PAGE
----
Surgical correction of cranial abnormalities, including craniosynostosis, requires knowledge of normal skull shape to appreciate dysmorphic variations. However, the inability of current anthropometric techniques to adequately characterize three-dimensional cranial shape severely limits morphologic study. The authors previously introduced three-dimensional vector analysis, a quantitative method that maps cranial form from computed tomography data. In this article, the authors report its role in the development and validation of a normative database of pediatric cranial morphology and in clinical analysis of craniosynostosis.
Normal pediatric craniofacial computed tomography data sets were acquired retrospectively from the Duke University Picture Archive and Communications System. Age increments ranging from 1 to 72 months were predetermined for scan acquisition. Three-dimensional vector analysis was performed on individual data sets, generating a set of point clouds. Averages and standard deviations for the age and gender bins of point clouds were used to create normative three-dimensional models. Anthropometric measurements from three-dimensional vector analysis models were compared with published matched data. Preoperative and postoperative morphologies of a sagittal synostosis case were analyzed using three-dimensional vector analysis and the normative database.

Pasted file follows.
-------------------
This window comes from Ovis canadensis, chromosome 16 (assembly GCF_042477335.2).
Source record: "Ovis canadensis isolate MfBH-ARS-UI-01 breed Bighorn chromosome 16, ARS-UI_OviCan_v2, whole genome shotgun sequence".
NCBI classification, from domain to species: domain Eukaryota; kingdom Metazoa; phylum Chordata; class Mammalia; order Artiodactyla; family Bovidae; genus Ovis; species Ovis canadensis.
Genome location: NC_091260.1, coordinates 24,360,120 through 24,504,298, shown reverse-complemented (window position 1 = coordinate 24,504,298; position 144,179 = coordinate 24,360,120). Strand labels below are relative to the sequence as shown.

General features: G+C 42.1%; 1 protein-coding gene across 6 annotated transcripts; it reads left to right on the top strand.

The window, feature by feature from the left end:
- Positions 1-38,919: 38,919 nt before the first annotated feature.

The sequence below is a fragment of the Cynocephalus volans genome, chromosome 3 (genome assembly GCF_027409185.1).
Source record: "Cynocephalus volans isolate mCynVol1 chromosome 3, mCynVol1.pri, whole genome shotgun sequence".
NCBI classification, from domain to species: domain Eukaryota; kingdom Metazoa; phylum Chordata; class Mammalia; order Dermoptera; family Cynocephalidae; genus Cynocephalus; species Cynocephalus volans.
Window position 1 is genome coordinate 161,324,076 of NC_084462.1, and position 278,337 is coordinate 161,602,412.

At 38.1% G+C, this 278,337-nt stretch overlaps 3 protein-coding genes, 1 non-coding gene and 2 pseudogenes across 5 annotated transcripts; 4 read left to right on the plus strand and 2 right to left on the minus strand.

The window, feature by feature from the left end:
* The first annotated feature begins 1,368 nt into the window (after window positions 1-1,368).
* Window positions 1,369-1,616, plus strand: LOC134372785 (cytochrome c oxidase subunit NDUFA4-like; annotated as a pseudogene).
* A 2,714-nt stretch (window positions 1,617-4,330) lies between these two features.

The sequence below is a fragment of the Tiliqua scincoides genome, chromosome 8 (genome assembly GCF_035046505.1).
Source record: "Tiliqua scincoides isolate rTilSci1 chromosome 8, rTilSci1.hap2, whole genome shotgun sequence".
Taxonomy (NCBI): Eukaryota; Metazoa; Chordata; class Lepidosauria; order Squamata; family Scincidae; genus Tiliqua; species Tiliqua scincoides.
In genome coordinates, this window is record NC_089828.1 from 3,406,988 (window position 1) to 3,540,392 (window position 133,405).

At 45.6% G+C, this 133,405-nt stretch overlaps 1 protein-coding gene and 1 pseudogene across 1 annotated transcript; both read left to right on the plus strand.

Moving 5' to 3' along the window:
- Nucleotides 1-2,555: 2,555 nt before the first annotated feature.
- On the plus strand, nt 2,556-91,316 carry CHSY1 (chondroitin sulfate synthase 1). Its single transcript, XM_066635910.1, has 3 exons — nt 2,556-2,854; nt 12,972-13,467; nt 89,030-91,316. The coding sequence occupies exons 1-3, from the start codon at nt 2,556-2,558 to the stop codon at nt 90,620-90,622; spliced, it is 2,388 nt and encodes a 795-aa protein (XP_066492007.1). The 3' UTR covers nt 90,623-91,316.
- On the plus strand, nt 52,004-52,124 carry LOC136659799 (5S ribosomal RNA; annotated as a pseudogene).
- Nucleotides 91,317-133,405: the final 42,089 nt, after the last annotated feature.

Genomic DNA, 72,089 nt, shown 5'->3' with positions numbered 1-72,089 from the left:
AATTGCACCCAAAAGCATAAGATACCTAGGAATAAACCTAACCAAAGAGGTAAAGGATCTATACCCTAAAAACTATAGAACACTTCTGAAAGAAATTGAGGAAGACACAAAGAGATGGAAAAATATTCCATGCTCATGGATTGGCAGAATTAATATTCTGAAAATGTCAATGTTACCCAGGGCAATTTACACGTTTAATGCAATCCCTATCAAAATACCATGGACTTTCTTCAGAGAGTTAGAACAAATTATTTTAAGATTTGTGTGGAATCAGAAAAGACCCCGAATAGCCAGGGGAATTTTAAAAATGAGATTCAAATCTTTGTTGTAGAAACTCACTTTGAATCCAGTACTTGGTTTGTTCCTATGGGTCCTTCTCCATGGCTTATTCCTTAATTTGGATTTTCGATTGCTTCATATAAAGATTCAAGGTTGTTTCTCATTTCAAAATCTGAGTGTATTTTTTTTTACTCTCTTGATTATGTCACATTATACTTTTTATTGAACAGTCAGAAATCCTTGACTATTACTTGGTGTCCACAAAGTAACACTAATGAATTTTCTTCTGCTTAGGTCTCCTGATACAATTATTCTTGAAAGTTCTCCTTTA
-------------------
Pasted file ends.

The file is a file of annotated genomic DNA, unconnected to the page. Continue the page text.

Three- and two-dimensional representations were created to define age-incremental normative models. Length and width dimensions agreed with previously published data. Detailed morphologic analysis is provided for a case of sagittal synostosis by applying age- and gender-matched data.
Three-dimensional vector analysis provides accurate, comprehensive description of cranial morphology with quantitative graphic output. The method enables development of an extensive pediatric normative craniofacial database. Future application of these data will facilitate analysis of cranial anomalies and assist with clinical assessment.
From the Interdisciplinary Craniofacial Imaging Laboratory, the Department of Radiology, and the Division of Plastic and Reconstructive Surgery, Department of Surgery, Duke University Medical Center, and the School of Medicine and the Department of Biomedical Engineering, Duke University.
Received for publication February 11, 2009; accepted June 29, 2009.
This work was presented in part at the Third International Conference of Advanced Digital Technology in Head and Neck Reconstruction, in Cardiff, Wales, United Kingdom, June 29 through July 1, 2008; and at the 22nd International Congress of Computer Assisted Radiology and Surgery, in Barcelona, Spain, June 25 through 28, 2008.
Disclosure:Dr. Marcus is a consultant for Stryker Leibinger. Funding for this research came from research grants from the Southeastern Society of Plastic Surgeons and Stryker Leibinger, Inc.
Jeffrey R. Marcus, M.D., Duke University Medical Center, Box 3974, Durham, N.C. 27710, firstname.lastname@example.org